A weak weather system will track into central MB tonight and into northwest Ontario Tuesday morning. This system will bring a few showers through the northern interlake and central MB regions tonight possibly mixing with some wet snow in places. As the system tracks into northwest Ontario Tuesday morning, gusty northwest winds will develop behind the system over southern MB with northwest winds of 40 to 60 km/h possible through midday Tuesday.
By Wednesday a more potent system coming off the Pacific is forecast to track across far northern SK moving north of the MB/NU border on Thursday. This system is forecast to deepen into an intense storm over Hudson Bay on Thursday into Friday, with very strong northwest winds and blizzard conditions possible over the Hudson Bay coastline including Churchill and much of the Kivalliq region of Nunavut. South of this intensifying storm system, gusty south to southwest winds will bring milder conditions over the southern Prairies by Wednesday with temperatures climbing to the 20 degree mark over southern SK and southwest MB on Wednesday. Look for gusty southerly winds of 40 to 60 km/h or more over the Red River valley on Wednesday with highs in the mid teens. The milder weather will be short lived however as gusty northwest winds on the backside of the intense Hudson Bay storm drives cooler weather across the eastern Prairies for the end of the week.
Let us know when there is a chance of snow in the forecast. In my opinion it is better if it is snowing when it is cold. Some exciting weather would be nice.ReplyDelete
Although not very exciting...it is a really cold night outside. Winnipeg airport is the cold spot in all of southern Manitoba save for Wasagaming at the moment. Even the adjacent CWB stations at Rosser and Brunkild are nearly 2 degrees warmer than the airport. I imagine these are in very open locations as well.ReplyDelete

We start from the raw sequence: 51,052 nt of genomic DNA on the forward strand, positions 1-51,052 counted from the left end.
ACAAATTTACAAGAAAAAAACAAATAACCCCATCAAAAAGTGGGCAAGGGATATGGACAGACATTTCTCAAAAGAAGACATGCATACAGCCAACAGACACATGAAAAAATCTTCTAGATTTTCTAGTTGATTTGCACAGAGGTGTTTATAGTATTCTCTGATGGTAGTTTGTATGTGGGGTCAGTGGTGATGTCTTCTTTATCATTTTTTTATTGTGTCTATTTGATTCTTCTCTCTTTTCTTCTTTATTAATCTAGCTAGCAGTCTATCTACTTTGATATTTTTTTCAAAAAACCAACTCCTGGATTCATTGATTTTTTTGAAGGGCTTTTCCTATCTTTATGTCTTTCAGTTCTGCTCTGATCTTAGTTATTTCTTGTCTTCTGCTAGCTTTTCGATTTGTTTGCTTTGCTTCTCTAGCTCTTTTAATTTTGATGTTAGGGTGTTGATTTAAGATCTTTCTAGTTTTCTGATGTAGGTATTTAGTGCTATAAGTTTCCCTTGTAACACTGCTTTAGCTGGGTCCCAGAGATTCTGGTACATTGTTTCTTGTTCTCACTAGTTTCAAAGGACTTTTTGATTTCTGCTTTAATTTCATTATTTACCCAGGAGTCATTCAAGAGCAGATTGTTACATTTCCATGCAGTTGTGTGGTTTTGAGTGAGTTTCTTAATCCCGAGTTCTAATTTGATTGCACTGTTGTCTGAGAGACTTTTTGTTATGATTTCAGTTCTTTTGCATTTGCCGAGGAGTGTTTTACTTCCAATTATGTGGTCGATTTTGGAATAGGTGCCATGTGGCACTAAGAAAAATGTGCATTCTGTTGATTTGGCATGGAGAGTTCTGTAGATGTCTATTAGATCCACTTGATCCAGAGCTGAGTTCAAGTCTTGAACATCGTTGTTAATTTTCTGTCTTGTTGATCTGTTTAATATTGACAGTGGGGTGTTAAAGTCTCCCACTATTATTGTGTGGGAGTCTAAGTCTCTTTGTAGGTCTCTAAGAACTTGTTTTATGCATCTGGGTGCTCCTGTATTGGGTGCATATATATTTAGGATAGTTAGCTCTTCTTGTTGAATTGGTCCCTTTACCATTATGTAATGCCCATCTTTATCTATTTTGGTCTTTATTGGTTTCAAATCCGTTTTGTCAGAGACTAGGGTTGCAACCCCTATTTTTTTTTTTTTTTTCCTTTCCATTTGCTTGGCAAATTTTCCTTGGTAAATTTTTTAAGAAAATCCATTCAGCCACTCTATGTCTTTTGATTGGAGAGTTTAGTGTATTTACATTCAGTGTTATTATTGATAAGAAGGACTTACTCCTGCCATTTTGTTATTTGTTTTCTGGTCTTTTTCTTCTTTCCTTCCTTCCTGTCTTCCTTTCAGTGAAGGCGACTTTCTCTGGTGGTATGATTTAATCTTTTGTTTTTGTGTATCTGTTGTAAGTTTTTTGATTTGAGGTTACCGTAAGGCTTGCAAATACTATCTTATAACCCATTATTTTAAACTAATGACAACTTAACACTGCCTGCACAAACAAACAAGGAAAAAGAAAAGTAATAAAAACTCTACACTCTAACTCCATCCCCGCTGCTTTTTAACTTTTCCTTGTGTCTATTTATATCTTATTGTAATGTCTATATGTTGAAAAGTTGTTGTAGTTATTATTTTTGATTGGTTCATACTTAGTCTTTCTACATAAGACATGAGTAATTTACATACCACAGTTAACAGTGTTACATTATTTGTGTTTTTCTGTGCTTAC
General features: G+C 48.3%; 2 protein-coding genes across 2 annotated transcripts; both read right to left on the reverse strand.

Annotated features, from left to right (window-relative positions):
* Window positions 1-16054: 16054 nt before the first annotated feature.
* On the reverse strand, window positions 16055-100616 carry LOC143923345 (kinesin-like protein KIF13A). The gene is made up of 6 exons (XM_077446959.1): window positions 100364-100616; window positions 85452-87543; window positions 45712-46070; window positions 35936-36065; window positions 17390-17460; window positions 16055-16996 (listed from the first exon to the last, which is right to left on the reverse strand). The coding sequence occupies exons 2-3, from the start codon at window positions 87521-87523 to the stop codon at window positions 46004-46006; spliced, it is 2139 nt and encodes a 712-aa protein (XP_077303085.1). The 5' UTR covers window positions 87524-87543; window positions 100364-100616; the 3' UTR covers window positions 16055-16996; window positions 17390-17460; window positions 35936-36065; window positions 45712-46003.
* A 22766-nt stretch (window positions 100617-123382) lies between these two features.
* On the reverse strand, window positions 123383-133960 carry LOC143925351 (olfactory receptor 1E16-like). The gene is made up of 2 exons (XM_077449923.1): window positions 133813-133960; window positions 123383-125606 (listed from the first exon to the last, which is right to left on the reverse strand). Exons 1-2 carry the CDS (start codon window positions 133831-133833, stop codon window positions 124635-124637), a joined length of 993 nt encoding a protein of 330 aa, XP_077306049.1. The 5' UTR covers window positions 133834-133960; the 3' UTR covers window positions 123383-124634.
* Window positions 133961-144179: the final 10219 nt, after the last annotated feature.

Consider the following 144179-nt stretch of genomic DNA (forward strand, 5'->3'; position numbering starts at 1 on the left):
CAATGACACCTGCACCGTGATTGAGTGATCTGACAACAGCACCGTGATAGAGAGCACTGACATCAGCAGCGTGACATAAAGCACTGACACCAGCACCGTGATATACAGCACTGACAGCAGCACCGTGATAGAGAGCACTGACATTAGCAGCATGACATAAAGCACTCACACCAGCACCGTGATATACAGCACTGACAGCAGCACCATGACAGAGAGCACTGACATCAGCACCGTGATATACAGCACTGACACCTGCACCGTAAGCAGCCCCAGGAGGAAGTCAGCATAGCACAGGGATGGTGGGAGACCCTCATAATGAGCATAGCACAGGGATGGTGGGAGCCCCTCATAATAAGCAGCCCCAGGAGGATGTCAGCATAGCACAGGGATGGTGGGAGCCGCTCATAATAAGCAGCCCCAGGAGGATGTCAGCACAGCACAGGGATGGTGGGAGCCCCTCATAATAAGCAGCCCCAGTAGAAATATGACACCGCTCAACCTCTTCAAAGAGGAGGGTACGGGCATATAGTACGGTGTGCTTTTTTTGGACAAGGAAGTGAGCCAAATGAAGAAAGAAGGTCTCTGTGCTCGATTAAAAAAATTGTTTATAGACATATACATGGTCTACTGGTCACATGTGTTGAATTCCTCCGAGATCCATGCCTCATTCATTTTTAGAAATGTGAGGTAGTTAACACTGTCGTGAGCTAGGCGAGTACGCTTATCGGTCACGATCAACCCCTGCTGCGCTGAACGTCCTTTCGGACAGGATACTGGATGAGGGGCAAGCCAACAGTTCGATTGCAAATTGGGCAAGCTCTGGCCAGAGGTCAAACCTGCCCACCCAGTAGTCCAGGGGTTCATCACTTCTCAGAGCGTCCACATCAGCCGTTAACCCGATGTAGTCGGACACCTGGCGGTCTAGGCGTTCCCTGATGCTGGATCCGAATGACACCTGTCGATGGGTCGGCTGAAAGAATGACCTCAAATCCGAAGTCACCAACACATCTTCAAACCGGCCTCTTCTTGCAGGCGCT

Anyways...could Environment Canada give a forecast for the city based on the Forks station like is done for Edmonton City Centre Airport? The Forks is not a fully fledged station like Edmonton City Centre but some common sense should be applied. Stay warm.
Got down to -4.3C at YWG airport early this morning, while the low at the Forks was only +1, so downtown still has yet to see an official frost this season.ReplyDelete
Looking at this morning's lows across the city, we had..
East St Paul... -1.8C
Whyte Ridge... -2.2C
St Vital...... -0.9C
Deer Lodge.... -0.7C
U of W........ +1.5C
The table shows much of the city saw frost last night except the downtown core. Generally, basing the forecast on the Winnipeg airport site is sufficient for the city.. but in some cases (clear skies, light winds from the northwest) there can be a large temperature difference between downtown and the airport. In these cases, it would be helpful to give a range of expected temperatures (e.g. lows of -3 except plus 1 downtown) However, since forecast verification is only done for the airport site, this extra information is usually not added in the forecast.
A few things...ReplyDelete
There certainly was a widespread frost last nite and even freeze (<-2C) in outlying parts of the city.
Why dosen't Environment Canada do model verification for the Forks site? Is it because is not a full weather station? If they give seperate forecast for the city of Edmonton and the international airport ...seems like the same could be done for Winnipeg.
It is very interesting to note that the CWB stations at Rosser and Brunkild both dropped only to -2.3C. These are presumably in open agricultural areas much like the airport... yet had similar temperatures to outlying parts of the city. If one would plot the values on a map...YWG would stand out like a sore thumb.
It is possible that the CWB sites are next to buildings etc... but the trends should be followed ... it may turn out that YWG is not even representative of agricultural areas northwest of Winnipeg. Who knows ... maybe there is an 'airport cold island' effect.